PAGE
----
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Mr J. Elder Moultray’s last oil painting, just finished, represents a never-to-be-forgotten incident in one of the Maori wars —the Bryce affair near Handley’s wool shed, Nukumaru, in November, 1868. This painting is the fifth of the aeries of New Zealand battle scenes which this rising artist has painted, Those who inspect it will, wo think, agree that it is worthy of comparison with the best of Mr Moultray’s previous studies, if indeed it does not rank first in merit; and apart from the excellence of the painting from an artist’s point of view it has a high value in that it faithfully records a passage in the colony’s history of special interest on account of the famous Bryce • Rusden libel action. The picture shows the Hon. John Bryce, mounted on his white charger, in the act of commanding a halt of the dozen or more of his immediate followers of the Kai-Iwi Cavalry who leaped a ditch and galloped through the gap in the hedge in pursuit of the Maoris who were endeavoring to gain refuge in Turangahika Pah. Just ahead of Mr Bryce is Sergeant Maxwell, who, not observing the commander’s order, is in the act of cutting down a Maori—this Maori, by the way, fell on his face, and put tip his hand to protect his head, the result being that he escaped with the loss of three fingers, and is at the present day residing in the district j and immediately in Mr Bryce’s wake we see Sergeant John Handley and some of the troopers reining in, while others are endeavoring to extricate their horses from the. flax swamp by which they were temporarily embarrassed. On the sky-line in the background we see the celebrated pah, and to the left' a long stretch of fern coiintry leading away to Patea and Egmont. The natural features of the locality are from sketches taken by the artist himself, the positions of the cavalry are painted from descriptions supplied by Sergeant John Handley and other surviving members of the troop who took part in the affair, and the faces of Mr Bryce and Sergeant Handley are taken from old portraits lent for the occasion—so that the picture is historically correct ia all particulars. The size of the canvas is 3ft 6in x 2ft. We hope that Mr Moultray will meet with such encouragement as to warrant him in further pursuing this branch of his profession, for which he possesses special aptness. Such a picture as this must become highly valuable as time rolls on.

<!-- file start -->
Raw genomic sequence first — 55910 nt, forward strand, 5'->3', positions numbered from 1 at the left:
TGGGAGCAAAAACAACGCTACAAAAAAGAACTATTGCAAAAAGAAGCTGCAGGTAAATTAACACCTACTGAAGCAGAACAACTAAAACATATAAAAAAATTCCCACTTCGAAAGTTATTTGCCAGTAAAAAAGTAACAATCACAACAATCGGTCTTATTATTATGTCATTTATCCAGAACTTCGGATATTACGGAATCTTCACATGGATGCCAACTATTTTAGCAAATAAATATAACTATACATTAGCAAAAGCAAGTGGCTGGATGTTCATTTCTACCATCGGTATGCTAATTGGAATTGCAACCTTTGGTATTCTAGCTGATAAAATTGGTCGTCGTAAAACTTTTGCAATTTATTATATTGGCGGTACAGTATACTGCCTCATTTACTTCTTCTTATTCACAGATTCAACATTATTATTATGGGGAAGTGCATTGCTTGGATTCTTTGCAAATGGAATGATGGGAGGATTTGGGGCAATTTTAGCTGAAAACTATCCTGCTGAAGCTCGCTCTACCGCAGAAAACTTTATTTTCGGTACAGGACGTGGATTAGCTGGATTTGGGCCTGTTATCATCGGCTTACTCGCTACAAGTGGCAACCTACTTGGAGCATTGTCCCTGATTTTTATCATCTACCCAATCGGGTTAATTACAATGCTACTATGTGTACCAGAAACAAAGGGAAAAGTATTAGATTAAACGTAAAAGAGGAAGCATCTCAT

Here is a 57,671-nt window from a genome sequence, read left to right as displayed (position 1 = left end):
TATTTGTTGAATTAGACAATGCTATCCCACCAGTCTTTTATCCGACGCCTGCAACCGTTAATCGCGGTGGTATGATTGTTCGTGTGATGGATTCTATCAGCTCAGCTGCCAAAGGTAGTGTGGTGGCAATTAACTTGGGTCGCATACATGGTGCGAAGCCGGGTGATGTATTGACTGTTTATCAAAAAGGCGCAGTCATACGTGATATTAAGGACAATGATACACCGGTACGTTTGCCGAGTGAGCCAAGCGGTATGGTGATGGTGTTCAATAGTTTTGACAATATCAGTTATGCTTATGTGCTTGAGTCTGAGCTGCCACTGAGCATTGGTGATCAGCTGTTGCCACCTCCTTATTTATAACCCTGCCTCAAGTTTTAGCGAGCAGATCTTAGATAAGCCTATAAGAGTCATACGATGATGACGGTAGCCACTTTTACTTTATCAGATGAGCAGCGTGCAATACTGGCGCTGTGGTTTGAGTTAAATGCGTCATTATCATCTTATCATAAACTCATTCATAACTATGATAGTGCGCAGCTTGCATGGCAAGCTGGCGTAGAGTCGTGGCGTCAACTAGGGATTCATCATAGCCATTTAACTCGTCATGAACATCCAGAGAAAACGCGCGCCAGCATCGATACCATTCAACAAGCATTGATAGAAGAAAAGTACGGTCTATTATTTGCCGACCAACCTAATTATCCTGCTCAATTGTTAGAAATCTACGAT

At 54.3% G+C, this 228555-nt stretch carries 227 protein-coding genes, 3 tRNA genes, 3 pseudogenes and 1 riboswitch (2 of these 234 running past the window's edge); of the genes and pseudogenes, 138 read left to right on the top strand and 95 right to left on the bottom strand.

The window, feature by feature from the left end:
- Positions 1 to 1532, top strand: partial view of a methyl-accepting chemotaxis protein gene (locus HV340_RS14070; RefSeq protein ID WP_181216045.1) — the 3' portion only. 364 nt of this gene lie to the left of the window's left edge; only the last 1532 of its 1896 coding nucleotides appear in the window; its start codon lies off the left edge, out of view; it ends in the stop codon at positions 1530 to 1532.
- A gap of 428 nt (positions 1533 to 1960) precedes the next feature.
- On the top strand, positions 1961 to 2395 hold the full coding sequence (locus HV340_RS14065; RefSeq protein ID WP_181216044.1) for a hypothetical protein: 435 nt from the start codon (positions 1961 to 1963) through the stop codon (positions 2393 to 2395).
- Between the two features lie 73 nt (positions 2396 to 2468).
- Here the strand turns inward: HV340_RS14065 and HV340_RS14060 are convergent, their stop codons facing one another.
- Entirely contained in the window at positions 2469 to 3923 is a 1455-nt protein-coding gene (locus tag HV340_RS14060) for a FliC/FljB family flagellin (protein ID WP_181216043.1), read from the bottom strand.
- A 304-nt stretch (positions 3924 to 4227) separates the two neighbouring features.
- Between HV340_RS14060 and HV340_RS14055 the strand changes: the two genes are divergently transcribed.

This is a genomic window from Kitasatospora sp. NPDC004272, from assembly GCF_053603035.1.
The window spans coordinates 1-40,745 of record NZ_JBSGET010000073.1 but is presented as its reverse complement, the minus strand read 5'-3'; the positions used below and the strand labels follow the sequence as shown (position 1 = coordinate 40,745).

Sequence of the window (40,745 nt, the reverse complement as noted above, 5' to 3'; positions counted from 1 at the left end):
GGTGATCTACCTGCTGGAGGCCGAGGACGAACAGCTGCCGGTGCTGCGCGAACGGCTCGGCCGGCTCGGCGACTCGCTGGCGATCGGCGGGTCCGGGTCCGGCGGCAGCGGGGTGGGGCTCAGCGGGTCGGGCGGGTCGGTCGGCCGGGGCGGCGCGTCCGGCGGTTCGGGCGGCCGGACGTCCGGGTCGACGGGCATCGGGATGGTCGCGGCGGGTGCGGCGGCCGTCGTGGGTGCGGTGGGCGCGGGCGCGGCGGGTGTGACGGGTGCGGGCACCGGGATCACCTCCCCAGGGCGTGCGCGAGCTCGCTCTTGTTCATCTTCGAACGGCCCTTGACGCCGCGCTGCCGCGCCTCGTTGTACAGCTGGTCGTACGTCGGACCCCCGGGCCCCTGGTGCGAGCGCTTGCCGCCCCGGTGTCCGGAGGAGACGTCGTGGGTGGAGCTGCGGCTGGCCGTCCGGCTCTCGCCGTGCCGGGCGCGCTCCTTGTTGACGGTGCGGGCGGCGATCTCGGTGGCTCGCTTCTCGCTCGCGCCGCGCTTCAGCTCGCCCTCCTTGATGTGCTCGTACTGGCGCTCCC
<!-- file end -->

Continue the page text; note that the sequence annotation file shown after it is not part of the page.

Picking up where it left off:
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Bibliographic details

AN INTERESTING PICTURE., Evening Star, Issue 7921, 31 May 1889

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AN INTERESTING PICTURE. Evening Star, Issue 7921, 31 May 1889